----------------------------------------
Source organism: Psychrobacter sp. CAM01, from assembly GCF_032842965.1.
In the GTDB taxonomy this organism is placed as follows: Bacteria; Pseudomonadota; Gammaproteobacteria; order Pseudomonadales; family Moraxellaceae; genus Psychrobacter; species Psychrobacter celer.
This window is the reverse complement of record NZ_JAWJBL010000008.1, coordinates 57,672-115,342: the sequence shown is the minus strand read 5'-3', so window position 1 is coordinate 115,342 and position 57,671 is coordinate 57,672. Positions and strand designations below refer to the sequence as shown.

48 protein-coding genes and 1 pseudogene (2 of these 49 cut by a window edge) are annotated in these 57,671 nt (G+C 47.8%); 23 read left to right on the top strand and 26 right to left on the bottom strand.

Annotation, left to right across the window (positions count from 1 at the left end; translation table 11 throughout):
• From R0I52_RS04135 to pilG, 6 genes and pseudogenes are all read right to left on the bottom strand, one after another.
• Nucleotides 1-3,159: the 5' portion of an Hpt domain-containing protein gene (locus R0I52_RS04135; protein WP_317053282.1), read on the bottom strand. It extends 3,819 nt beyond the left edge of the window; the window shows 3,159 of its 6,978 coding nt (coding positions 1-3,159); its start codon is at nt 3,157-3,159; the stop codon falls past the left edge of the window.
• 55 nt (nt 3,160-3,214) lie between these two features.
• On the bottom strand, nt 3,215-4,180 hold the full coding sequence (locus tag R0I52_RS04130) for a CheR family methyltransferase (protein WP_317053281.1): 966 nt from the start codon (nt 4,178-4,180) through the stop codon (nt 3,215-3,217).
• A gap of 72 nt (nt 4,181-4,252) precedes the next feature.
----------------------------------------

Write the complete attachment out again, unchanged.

Source organism: Psychrobacter sp. CAM01, from assembly GCF_032842965.1.
In the GTDB taxonomy this organism is placed as follows: Bacteria; Pseudomonadota; Gammaproteobacteria; order Pseudomonadales; family Moraxellaceae; genus Psychrobacter; species Psychrobacter celer.
This window is the reverse complement of record NZ_JAWJBL010000008.1, coordinates 57,672-115,342: the sequence shown is the minus strand read 5'-3', so window position 1 is coordinate 115,342 and position 57,671 is coordinate 57,672. Positions and strand designations below refer to the sequence as shown.

48 protein-coding genes and 1 pseudogene (2 of these 49 cut by a window edge) are annotated in these 57,671 nt (G+C 47.8%); 23 read left to right on the top strand and 26 right to left on the bottom strand.

Annotation, left to right across the window (positions count from 1 at the left end; translation table 11 throughout):
• From R0I52_RS04135 to pilG, 6 genes and pseudogenes are all read right to left on the bottom strand, one after another.
• Nucleotides 1-3,159: the 5' portion of an Hpt domain-containing protein gene (locus R0I52_RS04135; protein WP_317053282.1), read on the bottom strand. It extends 3,819 nt beyond the left edge of the window; the window shows 3,159 of its 6,978 coding nt (coding positions 1-3,159); its start codon is at nt 3,157-3,159; the stop codon falls past the left edge of the window.
• 55 nt (nt 3,160-3,214) lie between these two features.
• On the bottom strand, nt 3,215-4,180 hold the full coding sequence (locus tag R0I52_RS04130) for a CheR family methyltransferase (protein WP_317053281.1): 966 nt from the start codon (nt 4,178-4,180) through the stop codon (nt 3,215-3,217).
• A gap of 72 nt (nt 4,181-4,252) precedes the next feature.